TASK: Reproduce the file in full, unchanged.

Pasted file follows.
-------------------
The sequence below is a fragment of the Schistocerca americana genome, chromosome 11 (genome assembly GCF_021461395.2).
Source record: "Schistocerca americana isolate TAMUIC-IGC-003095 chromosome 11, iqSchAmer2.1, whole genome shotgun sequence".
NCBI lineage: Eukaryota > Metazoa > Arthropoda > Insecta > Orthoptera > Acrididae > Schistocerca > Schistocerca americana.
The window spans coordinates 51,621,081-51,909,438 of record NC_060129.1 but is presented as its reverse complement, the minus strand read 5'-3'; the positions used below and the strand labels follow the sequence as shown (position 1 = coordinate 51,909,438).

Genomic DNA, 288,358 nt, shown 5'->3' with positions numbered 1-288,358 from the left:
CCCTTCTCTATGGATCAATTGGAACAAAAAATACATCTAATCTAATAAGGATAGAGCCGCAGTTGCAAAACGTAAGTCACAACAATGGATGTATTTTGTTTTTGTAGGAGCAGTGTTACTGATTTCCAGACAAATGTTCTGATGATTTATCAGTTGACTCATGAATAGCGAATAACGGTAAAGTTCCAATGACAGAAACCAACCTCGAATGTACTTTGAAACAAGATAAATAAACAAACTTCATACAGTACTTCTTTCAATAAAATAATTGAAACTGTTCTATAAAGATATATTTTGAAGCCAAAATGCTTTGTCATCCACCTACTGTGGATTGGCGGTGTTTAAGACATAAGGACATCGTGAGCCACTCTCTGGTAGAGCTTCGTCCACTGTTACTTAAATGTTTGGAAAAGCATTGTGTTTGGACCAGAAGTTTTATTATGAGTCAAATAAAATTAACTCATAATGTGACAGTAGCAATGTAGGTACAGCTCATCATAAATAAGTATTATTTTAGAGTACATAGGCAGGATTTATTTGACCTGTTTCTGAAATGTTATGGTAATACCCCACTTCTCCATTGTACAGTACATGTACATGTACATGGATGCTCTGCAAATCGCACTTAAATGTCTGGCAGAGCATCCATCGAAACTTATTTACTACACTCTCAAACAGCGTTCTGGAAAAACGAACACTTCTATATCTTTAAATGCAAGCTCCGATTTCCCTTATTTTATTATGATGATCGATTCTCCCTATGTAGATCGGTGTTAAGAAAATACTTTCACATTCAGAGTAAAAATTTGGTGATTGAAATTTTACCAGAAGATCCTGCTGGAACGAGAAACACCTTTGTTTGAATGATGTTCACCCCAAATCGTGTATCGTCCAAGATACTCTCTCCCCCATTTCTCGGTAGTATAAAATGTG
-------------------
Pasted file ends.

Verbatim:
The sequence below is a fragment of the Schistocerca americana genome, chromosome 11 (genome assembly GCF_021461395.2).
Source record: "Schistocerca americana isolate TAMUIC-IGC-003095 chromosome 11, iqSchAmer2.1, whole genome shotgun sequence".
NCBI lineage: Eukaryota > Metazoa > Arthropoda > Insecta > Orthoptera > Acrididae > Schistocerca > Schistocerca americana.
The window spans coordinates 51,621,081-51,909,438 of record NC_060129.1 but is presented as its reverse complement, the minus strand read 5'-3'; the positions used below and the strand labels follow the sequence as shown (position 1 = coordinate 51,909,438).

Genomic DNA, 288,358 nt, shown 5'->3' with positions numbered 1-288,358 from the left:
CCCTTCTCTATGGATCAATTGGAACAAAAAATACATCTAATCTAATAAGGATAGAGCCGCAGTTGCAAAACGTAAGTCACAACAATGGATGTATTTTGTTTTTGTAGGAGCAGTGTTACTGATTTCCAGACAAATGTTCTGATGATTTATCAGTTGACTCATGAATAGCGAATAACGGTAAAGTTCCAATGACAGAAACCAACCTCGAATGTACTTTGAAACAAGATAAATAAACAAACTTCATACAGTACTTCTTTCAATAAAATAATTGAAACTGTTCTATAAAGATATATTTTGAAGCCAAAATGCTTTGTCATCCACCTACTGTGGATTGGCGGTGTTTAAGACATAAGGACATCGTGAGCCACTCTCTGGTAGAGCTTCGTCCACTGTTACTTAAATGTTTGGAAAAGCATTGTGTTTGGACCAGAAGTTTTATTATGAGTCAAATAAAATTAACTCATAATGTGACAGTAGCAATGTAGGTACAGCTCATCATAAATAAGTATTATTTTAGAGTACATAGGCAGGATTTATTTGACCTGTTTCTGAAATGTTATGGTAATACCCCACTTCTCCATTGTACAGTACATGTACATGTACATGGATGCTCTGCAAATCGCACTTAAATGTCTGGCAGAGCATCCATCGAAACTTATTTACTACACTCTCAAACAGCGTTCTGGAAAAACGAACACTTCTATATCTTTAAATGCAAGCTCCGATTTCCCTTATTTTATTATGATGATCGATTCTCCCTATGTAGATCGGTGTTAAGAAAATACTTTCACATTCAGAGTAAAAATTTGGTGATTGAAATTTTACCAGAAGATCCTGCTGGAACGAGAAACACCTTTGTTTGAATGATGTTCACCCCAAATCGTGTATCGTCCAAGATACTCTCTCCCCCATTTCTCGGTAGTATAAAATGTG